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Does Iowa's botched vote reporting really matter?

Posted February 5, 2020 10:29 a.m. EST

— Does it really matter that Iowa botched its vote reporting?

After an embarrassing delay, results are emerging from the first Democratic presidential nominating race. Sure, it's only one state among 50, Iowa represents less than 2% of the total delegates needed to win the nomination and it could be months before the whole race wraps up. But this is more than a storm in a teacup.

Cold and white, this Midwestern state plays a unique role in the mystique of presidential campaigns. First-in-the-nation Iowa gifts its winner momentum, media buzz and a fundraising bounce. It also begins the work of uniting the party around the eventual nominee. This time, it may do none of that, thanks to Iowa's vote-reporting snafu, caused partly by a malfunctioning app.

A victory speech after a swift, decisive count would have made the winner the dominant political story in the race right now. Instead, each candidate spun their own best story and got out of town. By the time the count is final, it'll be a job to make sure that voters notice who really won.

Here's what we know so far -- and what it means.

Mayor Pete's head start? Better late than never. With a large part of the vote counted, Pete Buttigieg is basking in his big night in Iowa, though he's already moved 1,200 miles to the east in New Hampshire. A confirmed first place could supercharge the Indianan's centrist campaign and make him a top threat to the leftist rivals Sens. Bernie Sanders and Elizabeth Warren. But to make the best of a good start, Buttigieg would need to broaden his coalition to diverse voters.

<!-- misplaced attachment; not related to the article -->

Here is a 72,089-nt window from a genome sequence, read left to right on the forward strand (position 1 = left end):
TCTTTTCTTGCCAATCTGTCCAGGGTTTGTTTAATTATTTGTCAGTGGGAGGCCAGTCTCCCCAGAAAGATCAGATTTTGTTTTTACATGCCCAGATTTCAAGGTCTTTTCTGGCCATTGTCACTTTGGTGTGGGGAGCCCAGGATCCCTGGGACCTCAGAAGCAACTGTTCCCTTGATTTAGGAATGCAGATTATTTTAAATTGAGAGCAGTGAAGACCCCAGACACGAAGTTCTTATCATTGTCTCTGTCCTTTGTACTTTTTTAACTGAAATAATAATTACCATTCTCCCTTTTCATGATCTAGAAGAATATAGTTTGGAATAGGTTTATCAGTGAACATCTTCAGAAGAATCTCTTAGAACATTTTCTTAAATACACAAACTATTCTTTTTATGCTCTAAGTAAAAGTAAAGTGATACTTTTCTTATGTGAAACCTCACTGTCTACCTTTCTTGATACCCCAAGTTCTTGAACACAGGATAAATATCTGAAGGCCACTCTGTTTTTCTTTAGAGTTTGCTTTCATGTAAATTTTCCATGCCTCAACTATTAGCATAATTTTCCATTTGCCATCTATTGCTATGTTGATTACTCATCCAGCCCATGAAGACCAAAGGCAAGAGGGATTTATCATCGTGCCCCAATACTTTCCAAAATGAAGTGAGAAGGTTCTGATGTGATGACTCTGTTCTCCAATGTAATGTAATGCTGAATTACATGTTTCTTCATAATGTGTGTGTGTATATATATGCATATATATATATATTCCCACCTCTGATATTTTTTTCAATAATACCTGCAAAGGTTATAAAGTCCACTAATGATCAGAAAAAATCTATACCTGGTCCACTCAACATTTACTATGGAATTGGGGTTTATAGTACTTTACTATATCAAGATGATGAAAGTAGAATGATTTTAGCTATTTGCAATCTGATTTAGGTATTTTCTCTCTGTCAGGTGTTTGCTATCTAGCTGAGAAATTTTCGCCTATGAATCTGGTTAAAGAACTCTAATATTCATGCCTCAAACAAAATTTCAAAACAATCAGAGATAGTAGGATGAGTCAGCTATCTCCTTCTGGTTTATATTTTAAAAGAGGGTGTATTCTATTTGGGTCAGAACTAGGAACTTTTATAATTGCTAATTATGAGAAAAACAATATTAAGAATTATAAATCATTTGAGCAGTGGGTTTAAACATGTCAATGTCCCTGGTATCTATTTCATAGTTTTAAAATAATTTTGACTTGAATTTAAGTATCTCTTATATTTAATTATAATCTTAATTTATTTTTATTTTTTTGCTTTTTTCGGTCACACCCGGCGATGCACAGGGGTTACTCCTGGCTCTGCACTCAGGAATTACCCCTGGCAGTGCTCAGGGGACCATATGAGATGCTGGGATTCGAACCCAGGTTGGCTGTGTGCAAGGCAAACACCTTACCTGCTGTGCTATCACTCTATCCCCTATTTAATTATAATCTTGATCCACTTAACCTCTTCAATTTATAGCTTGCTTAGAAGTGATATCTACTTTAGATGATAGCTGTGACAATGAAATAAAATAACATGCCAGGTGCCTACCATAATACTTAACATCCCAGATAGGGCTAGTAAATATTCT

Sanders edges ahead in the battle for the left. The Vermont independent, who can count on a formidable grassroots movement, appears to be drawing ahead of Massachusetts' Warren in Iowa. That puts big pressure on her to hop ahead in New Hampshire. Sanders has the infrastructure and cash to last the entire campaign -- he did it against Hillary Clinton in 2016.

Biden wobbles. Joe Biden must be thanking his lucky stars that the vote reporting debacle is what most people will remember about Iowa. No one thought this state was Biden country in the first place, and the former vice president has a lock on the most crucial Democratic constituency: African American voters, who will weigh in big in South Carolina later this month. Nevertheless, coming in weak will dent his electability narrative and his already limp fundraising.

Trump for the win. Chaos in the first Democratic contest could not be better for US President Donald Trump. The confusion allowed the President's side to spin a new web of conspiracy theories and disinformation claiming that Democrats were cooking the results to hurt the anti-establishment Sanders — a toxic narrative that could harm Democratic unity and the party's chance of taking the White House.

'Checking again'

In a very relatable vignette of email hell, CNN's Donie O'Sullivan reports that one Democratic senator's aide tried multiple times in January to check on the glitchy app that would ultimately mar the Iowa caucuses. The aide's emails were never answered.

"Bob, Where can we find out more information about this app that they're going to use for the Iowa caucuses?" the aide wrote on Jan. 4 to Bob Lord, the Democratic National Committee's chief security officer. "In particular, we'd like to find out if anyone has audited it."

On Jan. 17, the aide attempted a reminder: "Checking again."

The final email was sent on Jan. 21: "Bob, If there is someone else I should be reaching out to, please let me know."

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